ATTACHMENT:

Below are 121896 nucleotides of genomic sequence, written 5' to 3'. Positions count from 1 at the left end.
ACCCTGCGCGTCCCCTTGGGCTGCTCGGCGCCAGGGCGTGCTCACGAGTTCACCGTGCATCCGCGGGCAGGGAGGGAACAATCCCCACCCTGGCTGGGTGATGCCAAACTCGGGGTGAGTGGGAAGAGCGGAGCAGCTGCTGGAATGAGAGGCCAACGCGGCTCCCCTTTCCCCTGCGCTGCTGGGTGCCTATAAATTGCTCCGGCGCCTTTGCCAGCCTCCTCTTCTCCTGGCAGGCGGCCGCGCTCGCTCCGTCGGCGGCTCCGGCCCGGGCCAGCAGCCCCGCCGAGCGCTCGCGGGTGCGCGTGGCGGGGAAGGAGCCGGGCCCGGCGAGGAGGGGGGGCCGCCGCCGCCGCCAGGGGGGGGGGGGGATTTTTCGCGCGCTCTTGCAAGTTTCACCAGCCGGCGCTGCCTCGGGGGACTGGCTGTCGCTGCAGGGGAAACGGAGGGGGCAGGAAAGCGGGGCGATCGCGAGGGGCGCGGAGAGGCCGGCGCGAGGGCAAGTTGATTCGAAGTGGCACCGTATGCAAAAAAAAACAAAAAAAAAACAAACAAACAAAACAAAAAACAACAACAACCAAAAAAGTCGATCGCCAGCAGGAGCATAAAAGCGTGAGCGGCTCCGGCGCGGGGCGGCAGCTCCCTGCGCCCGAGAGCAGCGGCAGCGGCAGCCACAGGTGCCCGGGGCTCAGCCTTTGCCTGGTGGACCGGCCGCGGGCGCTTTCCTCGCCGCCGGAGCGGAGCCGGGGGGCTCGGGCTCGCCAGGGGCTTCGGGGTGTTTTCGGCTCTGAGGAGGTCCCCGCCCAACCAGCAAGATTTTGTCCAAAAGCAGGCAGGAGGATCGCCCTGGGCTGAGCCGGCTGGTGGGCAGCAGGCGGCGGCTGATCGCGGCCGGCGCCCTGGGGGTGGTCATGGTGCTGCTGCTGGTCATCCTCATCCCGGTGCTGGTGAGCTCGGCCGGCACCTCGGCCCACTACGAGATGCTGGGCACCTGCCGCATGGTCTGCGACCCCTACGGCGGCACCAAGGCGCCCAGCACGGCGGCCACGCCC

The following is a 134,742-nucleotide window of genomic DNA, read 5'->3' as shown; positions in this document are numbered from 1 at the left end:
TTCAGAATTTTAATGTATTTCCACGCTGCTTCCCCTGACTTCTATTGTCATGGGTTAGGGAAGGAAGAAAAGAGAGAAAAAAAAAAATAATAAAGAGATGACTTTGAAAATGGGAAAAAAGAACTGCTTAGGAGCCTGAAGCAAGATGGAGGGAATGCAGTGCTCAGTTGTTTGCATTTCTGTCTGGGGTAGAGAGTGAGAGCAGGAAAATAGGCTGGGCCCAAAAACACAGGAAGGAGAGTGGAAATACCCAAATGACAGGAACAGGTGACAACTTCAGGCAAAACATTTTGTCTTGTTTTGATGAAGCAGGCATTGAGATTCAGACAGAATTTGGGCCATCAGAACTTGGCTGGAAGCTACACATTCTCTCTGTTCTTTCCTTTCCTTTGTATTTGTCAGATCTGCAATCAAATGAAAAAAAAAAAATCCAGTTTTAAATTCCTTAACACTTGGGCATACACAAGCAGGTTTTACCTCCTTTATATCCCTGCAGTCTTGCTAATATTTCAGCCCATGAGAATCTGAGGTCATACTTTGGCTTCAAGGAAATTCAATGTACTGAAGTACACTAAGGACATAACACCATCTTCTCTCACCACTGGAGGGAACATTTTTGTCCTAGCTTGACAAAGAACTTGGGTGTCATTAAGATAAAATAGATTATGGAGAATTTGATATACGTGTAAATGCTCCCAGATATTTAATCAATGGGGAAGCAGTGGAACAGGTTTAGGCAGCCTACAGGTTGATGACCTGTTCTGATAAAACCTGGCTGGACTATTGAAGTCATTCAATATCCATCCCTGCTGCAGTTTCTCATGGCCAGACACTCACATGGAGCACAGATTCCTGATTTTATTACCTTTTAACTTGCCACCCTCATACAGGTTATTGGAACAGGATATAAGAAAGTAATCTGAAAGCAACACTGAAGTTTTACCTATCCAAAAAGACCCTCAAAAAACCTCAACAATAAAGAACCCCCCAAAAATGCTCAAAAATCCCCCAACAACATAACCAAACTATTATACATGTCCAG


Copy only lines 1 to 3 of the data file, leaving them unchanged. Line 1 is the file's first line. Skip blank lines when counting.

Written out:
Below are 121896 nucleotides of genomic sequence, written 5' to 3'. Positions count from 1 at the left end.
ACCCTGCGCGTCCCCTTGGGCTGCTCGGCGCCAGGGCGTGCTCACGAGTTCACCGTGCATCCGCGGGCAGGGAGGGAACAATCCCCACCCTGGCTGGGTGATGCCAAACTCGGGGTGAGTGGGAAGAGCGGAGCAGCTGCTGGAATGAGAGGCCAACGCGGCTCCCCTTTCCCCTGCGCTGCTGGGTGCCTATAAATTGCTCCGGCGCCTTTGCCAGCCTCCTCTTCTCCTGGCAGGCGGCCGCGCTCGCTCCGTCGGCGGCTCCGGCCCGGGCCAGCAGCCCCGCCGAGCGCTCGCGGGTGCGCGTGGCGGGGAAGGAGCCGGGCCCGGCGAGGAGGGGGGGCCGCCGCCGCCGCCAGGGGGGGGGGGGGATTTTTCGCGCGCTCTTGCAAGTTTCACCAGCCGGCGCTGCCTCGGGGGACTGGCTGTCGCTGCAGGGGAAACGGAGGGGGCAGGAAAGCGGGGCGATCGCGAGGGGCGCGGAGAGGCCGGCGCGAGGGCAAGTTGATTCGAAGTGGCACCGTATGCAAAAAAAAACAAAAAAAAAACAAACAAACAAAACAAAAAACAACAACAACCAAAAAAGTCGATCGCCAGCAGGAGCATAAAAGCGTGAGCGGCTCCGGCGCGGGGCGGCAGCTCCCTGCGCCCGAGAGCAGCGGCAGCGGCAGCCACAGGTGCCCGGGGCTCAGCCTTTGCCTGGTGGACCGGCCGCGGGCGCTTTCCTCGCCGCCGGAGCGGAGCCGGGGGGCTCGGGCTCGCCAGGGGCTTCGGGGTGTTTTCGGCTCTGAGGAGGTCCCCGCCCAACCAGCAAGATTTTGTCCAAAAGCAGGCAGGAGGATCGCCCTGGGCTGAGCCGGCTGGTGGGCAGCAGGCGGCGGCTGATCGCGGCCGGCGCCCTGGGGGTGGTCATGGTGCTGCTGCTGGTCATCCTCATCCCGGTGCTGGTGAGCTCGGCCGGCACCTCGGCCCACTACGAGATGCTGGGCACCTGCCGCATGGTCTGCGACCCCTACGGCGGCACCAAGGCGCCCAGCACGGCGGCCACGCCC

The following is a 134,742-nucleotide window of genomic DNA, read 5'->3' as shown; positions in this document are numbered from 1 at the left end: